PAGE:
“I am kind of at a loss for words at the moment. This is really impressive filmmaking.” – Steve Head, The Post-Movie Podcast

“The gushing blood and continuous violence get to be too much. Everything’s so amped up that the individual moments fail to register.” – Jake Mulligan, EDGE Boston

“It’s a good deal wittier than expected from a movie that consists mostly of people getting shot in the face.” – Sean Burns, Philadelphia Weekly

“Mildly rattled me with visceral gruesomeness, and yet had me giggling in delight at the audacity of its superb presentation.” – Tim Estlioz, Boston Movie Examiner

“Erase your memories of Sly’s bomb with this, director Pete Travis and writer/producer Alex Garland’s lean reboot.” – Brett Michel, The Boston Phoenix

“DREDD has all the hard-hitting violence an action movie fan could ever want, and because it’s rated R, it’s not afraid it rub your nose in it.” – John Black, Boston Event Guide

“This is one of the most violent movies released this year. Consider that less a criticism than a warning. This is not for the squeamish.” – Daniel M. Kimmel, The Sci-Fi Movie Page

“A slam-bang joyride with a grim canvas — a darkness interrupted by vibrantly violent bursts of red.” – Greg Vellante, The Eagle Tribune

“The extreme violence and satire are very much an amusing throwback to films of the late 80s/early 90s such as THE RUNNING MAN, ROBOCOP and TOTAL RECALL.” – Evan Crean, Reel Recon



“Jake Gyllenhaal and Michael Peña aren’t exactly corrupt cops in this self-important police drama. They’re just fascistic assholes.” – Jake Mulligan, The Boston Phoenix
“This whole point-of-view, hand-held shaky camera crap has got to stop.” – John Black, Boston Event Guide
“Trying to follow the action made me so nauseous, I had to take a break halfway through and go walk around the lobby for a few minutes to keep from throwing up.” – Sean Burns, Philadelphia Weekly
“It’s nothing we haven’t seen in countless other cop shows and movies, but the Anglo/Hispanic rapport here seems fresh because of the enthusiasm the two actors bring to their roles.” – Daniel M. Kimmel,
“Ayer’s gut wrenching flick is so emotionally charged, it makes his previous police film TRAINING DAY seem wimpy.” – Evan Crean, Reel Recon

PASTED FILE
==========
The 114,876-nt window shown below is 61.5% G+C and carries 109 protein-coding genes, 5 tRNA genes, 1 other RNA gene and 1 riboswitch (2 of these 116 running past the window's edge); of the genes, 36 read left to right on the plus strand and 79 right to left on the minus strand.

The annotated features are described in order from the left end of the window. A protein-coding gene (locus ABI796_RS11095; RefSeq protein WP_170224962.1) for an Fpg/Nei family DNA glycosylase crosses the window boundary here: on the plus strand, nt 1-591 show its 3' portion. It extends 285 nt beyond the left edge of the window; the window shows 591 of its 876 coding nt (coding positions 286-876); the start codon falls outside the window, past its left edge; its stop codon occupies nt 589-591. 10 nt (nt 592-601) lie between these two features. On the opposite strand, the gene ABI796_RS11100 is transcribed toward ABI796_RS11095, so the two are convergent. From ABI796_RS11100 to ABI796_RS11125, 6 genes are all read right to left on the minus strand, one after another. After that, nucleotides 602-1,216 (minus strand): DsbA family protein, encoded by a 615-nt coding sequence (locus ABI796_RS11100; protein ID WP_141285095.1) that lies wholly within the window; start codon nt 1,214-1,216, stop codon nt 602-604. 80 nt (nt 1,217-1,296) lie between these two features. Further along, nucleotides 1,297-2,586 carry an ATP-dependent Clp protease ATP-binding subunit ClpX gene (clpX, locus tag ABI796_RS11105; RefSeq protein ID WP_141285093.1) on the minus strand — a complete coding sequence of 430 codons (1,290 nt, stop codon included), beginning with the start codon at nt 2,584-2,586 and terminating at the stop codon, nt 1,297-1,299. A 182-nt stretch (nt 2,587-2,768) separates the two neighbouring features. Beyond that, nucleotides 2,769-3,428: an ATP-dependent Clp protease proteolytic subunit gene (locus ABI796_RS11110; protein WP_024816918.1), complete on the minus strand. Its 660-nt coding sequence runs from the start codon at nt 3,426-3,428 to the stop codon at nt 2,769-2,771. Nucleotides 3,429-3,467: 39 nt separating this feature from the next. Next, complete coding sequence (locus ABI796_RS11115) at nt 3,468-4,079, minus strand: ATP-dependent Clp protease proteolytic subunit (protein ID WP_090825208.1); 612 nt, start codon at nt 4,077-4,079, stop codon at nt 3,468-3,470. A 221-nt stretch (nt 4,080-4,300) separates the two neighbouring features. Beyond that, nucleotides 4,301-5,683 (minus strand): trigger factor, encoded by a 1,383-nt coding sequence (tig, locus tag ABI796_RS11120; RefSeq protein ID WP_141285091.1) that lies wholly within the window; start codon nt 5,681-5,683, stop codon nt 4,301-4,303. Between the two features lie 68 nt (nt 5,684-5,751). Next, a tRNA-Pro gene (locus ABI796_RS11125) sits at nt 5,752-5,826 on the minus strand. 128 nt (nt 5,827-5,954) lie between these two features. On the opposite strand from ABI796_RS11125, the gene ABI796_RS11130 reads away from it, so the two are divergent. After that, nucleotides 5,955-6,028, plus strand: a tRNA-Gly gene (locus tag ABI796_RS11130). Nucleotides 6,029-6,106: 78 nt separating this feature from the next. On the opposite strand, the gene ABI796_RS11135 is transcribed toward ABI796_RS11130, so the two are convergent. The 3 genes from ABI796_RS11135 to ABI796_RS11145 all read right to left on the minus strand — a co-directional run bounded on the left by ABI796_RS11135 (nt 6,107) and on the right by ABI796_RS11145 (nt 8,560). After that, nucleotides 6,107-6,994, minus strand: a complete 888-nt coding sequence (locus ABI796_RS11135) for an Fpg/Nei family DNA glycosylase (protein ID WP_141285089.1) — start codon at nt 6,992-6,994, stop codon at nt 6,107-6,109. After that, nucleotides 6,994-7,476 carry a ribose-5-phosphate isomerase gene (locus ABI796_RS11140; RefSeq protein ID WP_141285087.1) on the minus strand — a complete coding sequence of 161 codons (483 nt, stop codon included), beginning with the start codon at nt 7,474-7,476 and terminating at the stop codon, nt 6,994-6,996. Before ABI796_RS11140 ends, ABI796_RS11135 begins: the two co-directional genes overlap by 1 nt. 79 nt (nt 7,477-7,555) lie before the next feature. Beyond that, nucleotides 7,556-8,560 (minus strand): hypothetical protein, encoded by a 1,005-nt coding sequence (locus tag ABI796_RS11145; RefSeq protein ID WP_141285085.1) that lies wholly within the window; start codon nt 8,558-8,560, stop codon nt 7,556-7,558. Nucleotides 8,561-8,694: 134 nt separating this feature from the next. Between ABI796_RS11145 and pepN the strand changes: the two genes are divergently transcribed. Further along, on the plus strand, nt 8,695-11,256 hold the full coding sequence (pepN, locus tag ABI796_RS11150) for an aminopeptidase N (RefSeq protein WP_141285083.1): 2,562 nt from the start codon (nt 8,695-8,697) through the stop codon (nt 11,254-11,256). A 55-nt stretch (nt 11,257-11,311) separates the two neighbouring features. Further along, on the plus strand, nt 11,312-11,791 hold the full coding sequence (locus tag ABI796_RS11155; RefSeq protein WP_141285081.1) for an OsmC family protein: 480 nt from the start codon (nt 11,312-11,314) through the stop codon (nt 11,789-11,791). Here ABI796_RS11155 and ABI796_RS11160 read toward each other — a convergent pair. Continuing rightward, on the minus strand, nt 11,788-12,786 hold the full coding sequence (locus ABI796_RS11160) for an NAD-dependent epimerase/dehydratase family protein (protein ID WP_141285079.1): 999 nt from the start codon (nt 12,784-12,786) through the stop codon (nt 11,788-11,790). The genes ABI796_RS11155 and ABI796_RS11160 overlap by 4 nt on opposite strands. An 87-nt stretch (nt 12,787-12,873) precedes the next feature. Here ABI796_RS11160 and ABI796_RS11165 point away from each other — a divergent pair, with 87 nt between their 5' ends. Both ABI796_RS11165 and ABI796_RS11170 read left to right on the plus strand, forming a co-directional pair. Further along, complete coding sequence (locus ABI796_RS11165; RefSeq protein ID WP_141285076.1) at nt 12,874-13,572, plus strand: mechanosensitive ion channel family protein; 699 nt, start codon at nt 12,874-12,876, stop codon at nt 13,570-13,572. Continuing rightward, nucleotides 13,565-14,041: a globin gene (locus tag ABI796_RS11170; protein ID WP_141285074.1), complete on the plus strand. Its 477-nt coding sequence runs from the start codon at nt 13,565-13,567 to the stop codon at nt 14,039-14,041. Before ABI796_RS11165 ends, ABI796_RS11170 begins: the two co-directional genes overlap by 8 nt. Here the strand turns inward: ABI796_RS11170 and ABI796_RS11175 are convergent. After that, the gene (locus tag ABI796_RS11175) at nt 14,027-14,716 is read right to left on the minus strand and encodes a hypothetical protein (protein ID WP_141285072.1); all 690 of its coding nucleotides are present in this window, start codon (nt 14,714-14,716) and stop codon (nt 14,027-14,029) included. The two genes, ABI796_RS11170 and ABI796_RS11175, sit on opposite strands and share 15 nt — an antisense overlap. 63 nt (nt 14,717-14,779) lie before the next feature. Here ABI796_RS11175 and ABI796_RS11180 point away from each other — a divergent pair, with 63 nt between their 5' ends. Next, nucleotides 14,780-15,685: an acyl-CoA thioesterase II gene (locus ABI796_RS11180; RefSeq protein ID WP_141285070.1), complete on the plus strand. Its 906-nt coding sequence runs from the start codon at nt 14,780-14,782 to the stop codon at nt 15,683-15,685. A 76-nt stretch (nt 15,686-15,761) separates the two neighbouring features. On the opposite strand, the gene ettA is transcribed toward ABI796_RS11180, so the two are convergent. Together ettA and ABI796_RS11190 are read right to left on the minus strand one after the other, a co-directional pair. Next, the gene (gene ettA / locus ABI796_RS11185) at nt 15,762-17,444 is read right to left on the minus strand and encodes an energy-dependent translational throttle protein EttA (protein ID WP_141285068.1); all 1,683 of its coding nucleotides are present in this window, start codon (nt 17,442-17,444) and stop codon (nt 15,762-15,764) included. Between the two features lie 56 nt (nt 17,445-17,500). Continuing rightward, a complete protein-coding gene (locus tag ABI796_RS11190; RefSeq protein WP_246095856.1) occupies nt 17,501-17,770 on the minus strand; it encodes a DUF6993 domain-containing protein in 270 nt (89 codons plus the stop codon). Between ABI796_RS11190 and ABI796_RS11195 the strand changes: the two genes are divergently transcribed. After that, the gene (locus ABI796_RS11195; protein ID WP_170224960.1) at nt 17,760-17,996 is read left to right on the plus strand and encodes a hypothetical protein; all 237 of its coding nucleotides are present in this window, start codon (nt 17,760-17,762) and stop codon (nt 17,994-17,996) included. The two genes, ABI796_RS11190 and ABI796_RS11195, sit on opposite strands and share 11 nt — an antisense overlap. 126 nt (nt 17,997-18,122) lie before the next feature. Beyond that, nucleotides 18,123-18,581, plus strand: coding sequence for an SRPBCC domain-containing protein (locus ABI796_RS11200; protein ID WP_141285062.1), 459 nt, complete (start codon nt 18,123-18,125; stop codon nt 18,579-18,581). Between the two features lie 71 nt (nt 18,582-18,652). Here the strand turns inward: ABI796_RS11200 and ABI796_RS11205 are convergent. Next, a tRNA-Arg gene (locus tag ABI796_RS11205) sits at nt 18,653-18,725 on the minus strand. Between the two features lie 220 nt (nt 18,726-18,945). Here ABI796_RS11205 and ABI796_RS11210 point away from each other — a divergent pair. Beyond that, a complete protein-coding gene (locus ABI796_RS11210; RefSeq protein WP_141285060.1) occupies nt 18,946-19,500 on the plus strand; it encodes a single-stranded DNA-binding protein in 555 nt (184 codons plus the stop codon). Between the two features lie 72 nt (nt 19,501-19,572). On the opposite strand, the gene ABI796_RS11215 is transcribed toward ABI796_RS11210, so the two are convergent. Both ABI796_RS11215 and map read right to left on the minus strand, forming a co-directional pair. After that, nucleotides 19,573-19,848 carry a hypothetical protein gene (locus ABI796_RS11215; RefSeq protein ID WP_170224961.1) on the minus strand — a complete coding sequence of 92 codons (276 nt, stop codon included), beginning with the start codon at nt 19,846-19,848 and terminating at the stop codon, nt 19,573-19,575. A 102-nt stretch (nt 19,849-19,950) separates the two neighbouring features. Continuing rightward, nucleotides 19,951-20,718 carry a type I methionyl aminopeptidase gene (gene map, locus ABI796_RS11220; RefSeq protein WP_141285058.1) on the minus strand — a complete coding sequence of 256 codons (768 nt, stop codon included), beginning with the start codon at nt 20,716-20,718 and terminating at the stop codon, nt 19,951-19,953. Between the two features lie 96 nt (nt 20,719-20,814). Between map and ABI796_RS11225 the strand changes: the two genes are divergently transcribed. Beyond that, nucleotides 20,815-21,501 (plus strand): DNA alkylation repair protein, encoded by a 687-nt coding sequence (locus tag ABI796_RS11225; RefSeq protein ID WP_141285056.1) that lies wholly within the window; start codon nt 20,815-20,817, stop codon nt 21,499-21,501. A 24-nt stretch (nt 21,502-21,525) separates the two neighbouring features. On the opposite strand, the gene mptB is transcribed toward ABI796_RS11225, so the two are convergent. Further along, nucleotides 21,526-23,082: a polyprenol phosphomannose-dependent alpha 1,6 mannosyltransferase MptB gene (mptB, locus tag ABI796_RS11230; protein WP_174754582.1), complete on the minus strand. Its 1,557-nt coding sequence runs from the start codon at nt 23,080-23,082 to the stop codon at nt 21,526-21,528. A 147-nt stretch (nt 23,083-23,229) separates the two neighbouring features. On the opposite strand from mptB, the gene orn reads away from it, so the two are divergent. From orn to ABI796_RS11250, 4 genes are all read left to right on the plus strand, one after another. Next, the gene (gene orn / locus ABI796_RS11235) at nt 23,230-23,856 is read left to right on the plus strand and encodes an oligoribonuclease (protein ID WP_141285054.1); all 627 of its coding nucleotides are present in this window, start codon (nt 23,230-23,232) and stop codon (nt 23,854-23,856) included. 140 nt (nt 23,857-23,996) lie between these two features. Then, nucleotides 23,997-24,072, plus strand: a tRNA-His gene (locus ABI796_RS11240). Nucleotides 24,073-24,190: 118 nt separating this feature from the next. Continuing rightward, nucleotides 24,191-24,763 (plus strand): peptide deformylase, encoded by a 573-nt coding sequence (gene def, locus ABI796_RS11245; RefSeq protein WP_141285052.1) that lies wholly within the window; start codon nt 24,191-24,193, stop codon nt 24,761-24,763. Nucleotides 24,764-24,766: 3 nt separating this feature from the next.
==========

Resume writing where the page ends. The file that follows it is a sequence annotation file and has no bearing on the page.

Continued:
“A gratuitous migraine of narrative voids.” – Greg Vellante, The Eagle Tribune
“Clint Eastwood’s most embarrassing public moment might have been his infamous speech to an empty chair at the Republican National Convention. Up until now, that is.” – John Black, Boston Event Guide
“The star power helps the charm outweigh the schmaltz.” – Jake Mulligan, The Boston Phoenix
TROUBLE WITH THE CURVE doesn’t just remind you what a great screen presence Clint Eastwood is; it makes you appreciate him even more as a director because Lorenz does such a terrible job.” – Sean Burns, Philadelphia Weekly
“If the plot points are a bit too neat, the emotional truths are not.” – Daniel M. Kimmel,
“His acting style consists mainly of grunts and curse words, and every little sound or swear that comes through his mouth is a small stroke of grumpy geezer genius.” – Greg Vellante, The Eagle Tribune


“A miserable film about miserable people, and sitting through it for 137 minutes is a miserable experience.” – John Black, Boston Event Guide
“If Anderson can ever figure out how to tell a story with a beginning, a middle and an end, cutting out long scenes that go nowhere, he might make a really great film.” – Daniel M. Kimmel,
“The actors are all pretty excellent but the mercurial Phoenix is a surprising standout. He makes Quell into a fascinating human freakshow, alternately frightening or pathetic.” – Bob Chipman, The Escapist
“Confounding and troubling. This is an ambivalent picture, one that remains stubbornly unresolved. It’s a singular vision, and the movie haunts.” – Sean Burns, The Improper Bostonian
“‘I think this place is gonna be good for us,’ Sarah says to Elissa. Nope… not for any of us.” – Brett Michel, The Boston Phoenix 
“The many pieces never coalesce into a satisfying whole, yet the indelible images make up for the lack of harmony.” – Jake Mulligan, The Boston Phoenix



“This is a little more than an affable, self-absorbed fable for Generation Y as it pauses on the threshold of middle age.” – Kilian Melloy, EDGE Boston

“Radnor steals a lot from Woody Allen, particularly MANHATTAN. If only he could replicate the wit.” – Jake Mulligan, The Boston Phoenix



“Less a film about baseball itself, and more a film about two men who struggled with rejection, self-doubt and ultimate triumph against odds.” – Tim Estiloz, Boston Movie Examiner



“Jamie Linden’s directorial debut proves what we long suspected: all movies could use a little more Channing Tatum.” – Jake Mulligan, EDGE Boston



“Taken as satire, this isn’t particularly funny.  But then, the corruption he’s exposing is anything but a joke.” – Brett Michel, The Boston Phoenix


“Shaylena Mandingo’s so good, it’s a shame that Paul Dano is his typically mannered self.” – Brett Michel, The Boston Phoenix